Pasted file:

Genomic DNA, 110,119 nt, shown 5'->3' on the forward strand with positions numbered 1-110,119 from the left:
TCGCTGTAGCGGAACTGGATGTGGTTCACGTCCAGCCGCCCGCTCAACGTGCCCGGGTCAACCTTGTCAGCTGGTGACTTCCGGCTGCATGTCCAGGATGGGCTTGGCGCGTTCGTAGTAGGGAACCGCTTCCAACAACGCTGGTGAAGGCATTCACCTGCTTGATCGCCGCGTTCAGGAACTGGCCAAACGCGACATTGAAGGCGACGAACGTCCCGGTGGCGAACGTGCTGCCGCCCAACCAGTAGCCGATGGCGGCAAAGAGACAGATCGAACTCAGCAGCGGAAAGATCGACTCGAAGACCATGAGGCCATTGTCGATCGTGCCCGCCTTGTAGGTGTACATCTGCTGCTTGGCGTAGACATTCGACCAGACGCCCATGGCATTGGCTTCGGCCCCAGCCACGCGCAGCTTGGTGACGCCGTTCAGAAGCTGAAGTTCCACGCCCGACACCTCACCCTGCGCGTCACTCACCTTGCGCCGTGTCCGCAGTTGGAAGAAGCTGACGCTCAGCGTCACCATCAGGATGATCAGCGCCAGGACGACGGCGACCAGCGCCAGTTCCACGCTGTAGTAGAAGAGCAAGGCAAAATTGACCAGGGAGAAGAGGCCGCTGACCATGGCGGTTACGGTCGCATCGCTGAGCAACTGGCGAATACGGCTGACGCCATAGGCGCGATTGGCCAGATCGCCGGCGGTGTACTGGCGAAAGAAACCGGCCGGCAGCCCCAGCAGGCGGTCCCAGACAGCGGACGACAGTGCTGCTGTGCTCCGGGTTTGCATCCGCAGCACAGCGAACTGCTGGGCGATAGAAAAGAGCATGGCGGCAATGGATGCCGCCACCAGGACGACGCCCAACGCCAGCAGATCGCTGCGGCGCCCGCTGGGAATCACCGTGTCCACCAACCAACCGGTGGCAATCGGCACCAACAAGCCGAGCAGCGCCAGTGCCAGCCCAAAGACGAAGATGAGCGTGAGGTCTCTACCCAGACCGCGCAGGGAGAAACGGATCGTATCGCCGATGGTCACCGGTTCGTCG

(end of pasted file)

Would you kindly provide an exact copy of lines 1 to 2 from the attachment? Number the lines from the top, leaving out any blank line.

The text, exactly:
Genomic DNA, 110,119 nt, shown 5'->3' on the forward strand with positions numbered 1-110,119 from the left:
TCGCTGTAGCGGAACTGGATGTGGTTCACGTCCAGCCGCCCGCTCAACGTGCCCGGGTCAACCTTGTCAGCTGGTGACTTCCGGCTGCATGTCCAGGATGGGCTTGGCGCGTTCGTAGTAGGGAACCGCTTCCAACAACGCTGGTGAAGGCATTCACCTGCTTGATCGCCGCGTTCAGGAACTGGCCAAACGCGACATTGAAGGCGACGAACGTCCCGGTGGCGAACGTGCTGCCGCCCAACCAGTAGCCGATGGCGGCAAAGAGACAGATCGAACTCAGCAGCGGAAAGATCGACTCGAAGACCATGAGGCCATTGTCGATCGTGCCCGCCTTGTAGGTGTACATCTGCTGCTTGGCGTAGACATTCGACCAGACGCCCATGGCATTGGCTTCGGCCCCAGCCACGCGCAGCTTGGTGACGCCGTTCAGAAGCTGAAGTTCCACGCCCGACACCTCACCCTGCGCGTCACTCACCTTGCGCCGTGTCCGCAGTTGGAAGAAGCTGACGCTCAGCGTCACCATCAGGATGATCAGCGCCAGGACGACGGCGACCAGCGCCAGTTCCACGCTGTAGTAGAAGAGCAAGGCAAAATTGACCAGGGAGAAGAGGCCGCTGACCATGGCGGTTACGGTCGCATCGCTGAGCAACTGGCGAATACGGCTGACGCCATAGGCGCGATTGGCCAGATCGCCGGCGGTGTACTGGCGAAAGAAACCGGCCGGCAGCCCCAGCAGGCGGTCCCAGACAGCGGACGACAGTGCTGCTGTGCTCCGGGTTTGCATCCGCAGCACAGCGAACTGCTGGGCGATAGAAAAGAGCATGGCGGCAATGGATGCCGCCACCAGGACGACGCCCAACGCCAGCAGATCGCTGCGGCGCCCGCTGGGAATCACCGTGTCCACCAACCAACCGGTGGCAATCGGCACCAACAAGCCGAGCAGCGCCAGTGCCAGCCCAAAGACGAAGATGAGCGTGAGGTCTCTACCCAGACCGCGCAGGGAGAAACGGATCGTATCGCCGATGGTCACCGGTTCGTCG